After I gave my presentation, I spoke with my judge. I was selected to give my presentation at the Iowa State Fair. I was very excited to be able to share my love of bees once again.
On July 9th, we inspected our hives at our Squash Yard. One of the hives already had two supers on it. The other one would most likely need supers added to it.
The homeowner at our squash hives put a bird bath out for the bees. She put rocks in the water so that the bees would not drown.
It is a really beautiful way to provide water for the bees.
Here we are beginning the hive inspection. Bethany is looking in her hive’s supers. They had not done much in the supers yet. Abigail is still putting her gloves on.
Abigail’s bees had quite a few frames to build out. That is why they did not get supers put on as quickly as Bethany’s hive got supers.
Bethany’s hive had lots of young pupae. We know they are young because of the light colored cappings.
Both Bethany and Abigail inspected the bottom boxes of their hives. Both queens laid lots of brood.
The squash hives were building up nicely. We added two supers to Abigail’s hive. We decided to add two supers at once because the supers had filled out frames. Because the bees do not have to make beeswax, they are able to work harder at making honey.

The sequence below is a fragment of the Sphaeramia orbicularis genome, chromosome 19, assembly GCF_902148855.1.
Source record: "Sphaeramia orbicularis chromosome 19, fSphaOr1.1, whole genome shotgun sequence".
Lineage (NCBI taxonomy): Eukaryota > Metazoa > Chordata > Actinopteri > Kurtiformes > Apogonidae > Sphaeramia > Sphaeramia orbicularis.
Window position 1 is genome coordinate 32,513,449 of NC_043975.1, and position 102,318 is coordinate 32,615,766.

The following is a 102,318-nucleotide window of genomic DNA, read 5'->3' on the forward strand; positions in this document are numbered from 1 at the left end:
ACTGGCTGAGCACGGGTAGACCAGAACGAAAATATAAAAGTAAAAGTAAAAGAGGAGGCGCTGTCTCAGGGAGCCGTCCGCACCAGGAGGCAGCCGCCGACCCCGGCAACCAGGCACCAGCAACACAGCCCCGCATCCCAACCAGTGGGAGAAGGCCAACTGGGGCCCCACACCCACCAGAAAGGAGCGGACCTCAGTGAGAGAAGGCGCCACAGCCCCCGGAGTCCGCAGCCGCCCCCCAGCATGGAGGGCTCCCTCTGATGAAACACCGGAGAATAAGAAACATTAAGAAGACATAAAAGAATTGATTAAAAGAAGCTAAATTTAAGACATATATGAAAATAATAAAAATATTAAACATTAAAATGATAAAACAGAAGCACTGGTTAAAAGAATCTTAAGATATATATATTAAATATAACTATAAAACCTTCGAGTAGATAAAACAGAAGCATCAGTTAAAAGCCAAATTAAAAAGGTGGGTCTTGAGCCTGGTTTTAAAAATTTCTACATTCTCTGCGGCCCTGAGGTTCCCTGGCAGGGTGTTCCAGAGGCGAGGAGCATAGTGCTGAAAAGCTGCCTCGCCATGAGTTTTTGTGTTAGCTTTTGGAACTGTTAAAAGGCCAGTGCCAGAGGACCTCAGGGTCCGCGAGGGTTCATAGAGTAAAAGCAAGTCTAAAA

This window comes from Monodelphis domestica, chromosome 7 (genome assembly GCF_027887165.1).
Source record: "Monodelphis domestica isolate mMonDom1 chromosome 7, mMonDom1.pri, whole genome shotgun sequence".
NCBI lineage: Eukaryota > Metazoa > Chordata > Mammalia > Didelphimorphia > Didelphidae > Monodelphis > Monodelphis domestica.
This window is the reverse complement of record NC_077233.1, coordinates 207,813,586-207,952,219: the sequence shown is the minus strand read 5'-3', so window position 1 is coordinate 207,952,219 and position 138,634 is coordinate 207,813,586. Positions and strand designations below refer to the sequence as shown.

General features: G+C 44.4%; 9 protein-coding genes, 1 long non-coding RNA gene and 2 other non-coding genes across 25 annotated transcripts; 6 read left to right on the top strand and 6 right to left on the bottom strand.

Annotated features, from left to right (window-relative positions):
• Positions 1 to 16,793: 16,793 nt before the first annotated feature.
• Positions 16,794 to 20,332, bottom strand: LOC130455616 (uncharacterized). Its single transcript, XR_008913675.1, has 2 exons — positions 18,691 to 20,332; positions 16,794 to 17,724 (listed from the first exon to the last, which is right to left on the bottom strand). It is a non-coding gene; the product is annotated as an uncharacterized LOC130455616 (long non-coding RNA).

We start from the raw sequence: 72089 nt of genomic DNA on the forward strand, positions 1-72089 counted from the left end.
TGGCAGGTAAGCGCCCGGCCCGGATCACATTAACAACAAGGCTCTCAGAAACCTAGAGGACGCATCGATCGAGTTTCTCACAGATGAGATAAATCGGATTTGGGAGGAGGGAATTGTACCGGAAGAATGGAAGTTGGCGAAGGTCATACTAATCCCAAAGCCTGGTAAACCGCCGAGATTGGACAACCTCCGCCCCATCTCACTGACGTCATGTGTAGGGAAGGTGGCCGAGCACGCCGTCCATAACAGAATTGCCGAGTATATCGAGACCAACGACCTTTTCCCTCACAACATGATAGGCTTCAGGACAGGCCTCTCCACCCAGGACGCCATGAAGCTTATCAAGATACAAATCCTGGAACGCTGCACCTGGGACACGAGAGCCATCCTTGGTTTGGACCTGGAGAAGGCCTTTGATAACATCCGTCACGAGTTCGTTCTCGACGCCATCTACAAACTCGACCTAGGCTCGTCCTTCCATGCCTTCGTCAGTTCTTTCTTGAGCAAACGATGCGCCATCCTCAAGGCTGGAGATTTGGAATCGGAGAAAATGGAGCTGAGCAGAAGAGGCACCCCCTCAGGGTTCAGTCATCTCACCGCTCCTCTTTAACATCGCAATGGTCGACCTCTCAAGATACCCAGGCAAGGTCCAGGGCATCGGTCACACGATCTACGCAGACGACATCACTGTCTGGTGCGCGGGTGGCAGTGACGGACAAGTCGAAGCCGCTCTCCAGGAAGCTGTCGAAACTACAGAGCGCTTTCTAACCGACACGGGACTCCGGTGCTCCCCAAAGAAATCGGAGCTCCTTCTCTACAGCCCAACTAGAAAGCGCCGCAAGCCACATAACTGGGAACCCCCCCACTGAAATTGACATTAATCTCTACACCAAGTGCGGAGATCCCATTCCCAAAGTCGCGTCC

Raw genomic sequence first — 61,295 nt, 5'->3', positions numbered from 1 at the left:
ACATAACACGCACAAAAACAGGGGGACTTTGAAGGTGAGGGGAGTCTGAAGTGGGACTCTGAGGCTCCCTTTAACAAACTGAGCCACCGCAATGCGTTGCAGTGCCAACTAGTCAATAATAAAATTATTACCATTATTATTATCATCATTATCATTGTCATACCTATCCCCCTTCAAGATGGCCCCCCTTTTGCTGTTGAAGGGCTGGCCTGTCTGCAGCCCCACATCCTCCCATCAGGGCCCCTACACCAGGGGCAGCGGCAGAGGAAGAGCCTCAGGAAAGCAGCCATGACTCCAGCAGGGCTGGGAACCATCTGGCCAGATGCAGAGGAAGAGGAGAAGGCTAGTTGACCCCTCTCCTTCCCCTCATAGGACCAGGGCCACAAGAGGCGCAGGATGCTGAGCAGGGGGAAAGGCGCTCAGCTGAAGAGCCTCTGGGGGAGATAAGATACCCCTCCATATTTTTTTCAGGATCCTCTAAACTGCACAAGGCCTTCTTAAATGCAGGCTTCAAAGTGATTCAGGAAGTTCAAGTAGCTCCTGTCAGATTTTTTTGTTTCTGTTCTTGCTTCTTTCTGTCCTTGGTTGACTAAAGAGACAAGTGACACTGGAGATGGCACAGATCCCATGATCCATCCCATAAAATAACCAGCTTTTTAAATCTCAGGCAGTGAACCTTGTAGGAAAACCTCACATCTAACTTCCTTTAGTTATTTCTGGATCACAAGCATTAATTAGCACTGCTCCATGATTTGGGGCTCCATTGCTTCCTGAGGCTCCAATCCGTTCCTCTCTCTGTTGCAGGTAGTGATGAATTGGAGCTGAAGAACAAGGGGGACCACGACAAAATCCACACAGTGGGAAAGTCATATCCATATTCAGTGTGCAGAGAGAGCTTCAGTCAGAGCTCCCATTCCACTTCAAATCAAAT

Fun Fact: Before Bethany straps her hive down she takes of her suit. She does this because she gets really hot in her suit.
The squash hives seemed to be doing really good. We were excited to see how they would continue to grow.
Every summer the Iowa Honey Producers Association has a field day. The summer field day often includes hands on demonstrations. This year IHPA and CIBA put the field day on together. It was held at the Iowa State University Horticulture Farm.
After we got our name tags and agendas, we started helping. Olivia, Bethany, and Mom collected people’s desserts and put them where they belonged. Abigail handed out agendas.